Keeping your air ducts clean can save money by boosting energy efficiency.
An often neglected method of improving the energy efficiency of your HVAC system is to clean the air ducts. Here are a few of the reasons why doing so can help save money with lower energy bills.
Dirty air ducts serve as roadblocks to air flowing through the HVAC system. Even a small buildup of dust and dirt along the inside of the ductwork and air pipes can reduce the flow of air. When the air ducts become especially dirty, air flow can drop so much that you can actually feel less air coming out of your vents. Getting rid of this dirt will allow air to move faster and more freely.
Another reason to clean your air ducts is to keep your indoor air as clean as possible. When the air moves past the dirty ductworks, bits of dust and dirt break loose and travel through the ductwork and out of the air vents. Much of this airborne contamination will find its way into your air filter. Initially, this doesn't pose a problem, as the air filter is doing its job. But this can lead to reduced efficiency because as the air filter catches contaminants, it becomes harder for air to freely flow through it. This is why replacing or cleaning your HVAC’s air filter is so important.
Assuming you are okay with dirtier indoor air and reduced air flow, you're probably not going to be okay with your heater or air conditioner not working as well as it should. Dirty air ducts reduce the performance of your HVAC system. This usually results in you compensating by running the HVAC unit harder or longer. This then increases your energy usage, which is the direct result of lower efficiency. And don't forget that running your HVAC harder and longer than necessary reduces its overall service life.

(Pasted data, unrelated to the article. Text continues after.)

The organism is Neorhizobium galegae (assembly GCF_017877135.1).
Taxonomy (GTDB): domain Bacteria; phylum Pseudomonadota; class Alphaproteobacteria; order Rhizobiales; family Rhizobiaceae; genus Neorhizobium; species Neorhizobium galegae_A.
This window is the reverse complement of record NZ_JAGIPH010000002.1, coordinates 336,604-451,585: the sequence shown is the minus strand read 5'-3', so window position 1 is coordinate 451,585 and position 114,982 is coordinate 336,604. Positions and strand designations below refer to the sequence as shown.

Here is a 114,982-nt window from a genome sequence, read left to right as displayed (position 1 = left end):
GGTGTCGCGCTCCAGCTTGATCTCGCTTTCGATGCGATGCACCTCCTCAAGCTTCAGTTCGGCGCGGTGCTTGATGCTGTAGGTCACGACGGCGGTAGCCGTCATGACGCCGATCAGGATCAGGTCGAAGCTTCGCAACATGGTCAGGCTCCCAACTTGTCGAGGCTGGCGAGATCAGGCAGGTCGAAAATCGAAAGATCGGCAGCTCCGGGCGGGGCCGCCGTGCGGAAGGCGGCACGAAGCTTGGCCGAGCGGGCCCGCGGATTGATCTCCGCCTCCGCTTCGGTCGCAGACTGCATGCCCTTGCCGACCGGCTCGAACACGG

Cleaning air ducts can do a lot to improve the energy efficiency of your HVAC system. To discover more about what a duct cleaning will entail, contact our team at Climate Control today.
Using your exhaust fan in the winter could cause extra work for your heating and air conditioning system.
To avoid using your heating and air conditioning system more than necessary in the winter, it’s best to avoid using your exhaust fan as much as you can. But why is so? And if you’re not running your exhaust fan, is there anything else you can do to help circulate the indoor air? Read on to find out.
An exhaust fan works by taking air inside a building and transporting it outside. But when this happens, outside air must come inside to replace what just left. In the winter, this means an exhaust fan is pushing warmed air into the cold environment while pulling in cold air from the outside. Your heater has to work harder to warm this cold air.
Exhaust fans typically exist in the kitchen or bathroom. In the kitchen, using an exhaust fan may be necessary for pushing out smelly or humid air. Besides using an exhaust fan, cooks can place a free-standing fan in the kitchen to provide extra air circulation throughout the house. This isn" perfect solution, but it can help if the smell or humidity isn't>
The bathroom is another primary location for exhaust fan usage as it removes the moist air to avoid fogging up the mirrors. To stop using a bathroom exhaust fan, there are several possible solutions.
First, you can take short and cool showers. This won’t be comfortable or easy in the winter time, but it helps you avoid using an exhaust fan. Second, you can shower with an open door. This will drastically reduce moisture buildup in the bathroom. A problem with this solution is that the humid air will spread to the rest of the house.
To help your heating and air conditioning system during the winter months, try to avoid using the exhaust fan as much as possible. To learn about additional ways to do this, contact our team of experts at Climate Control at your earliest convenience.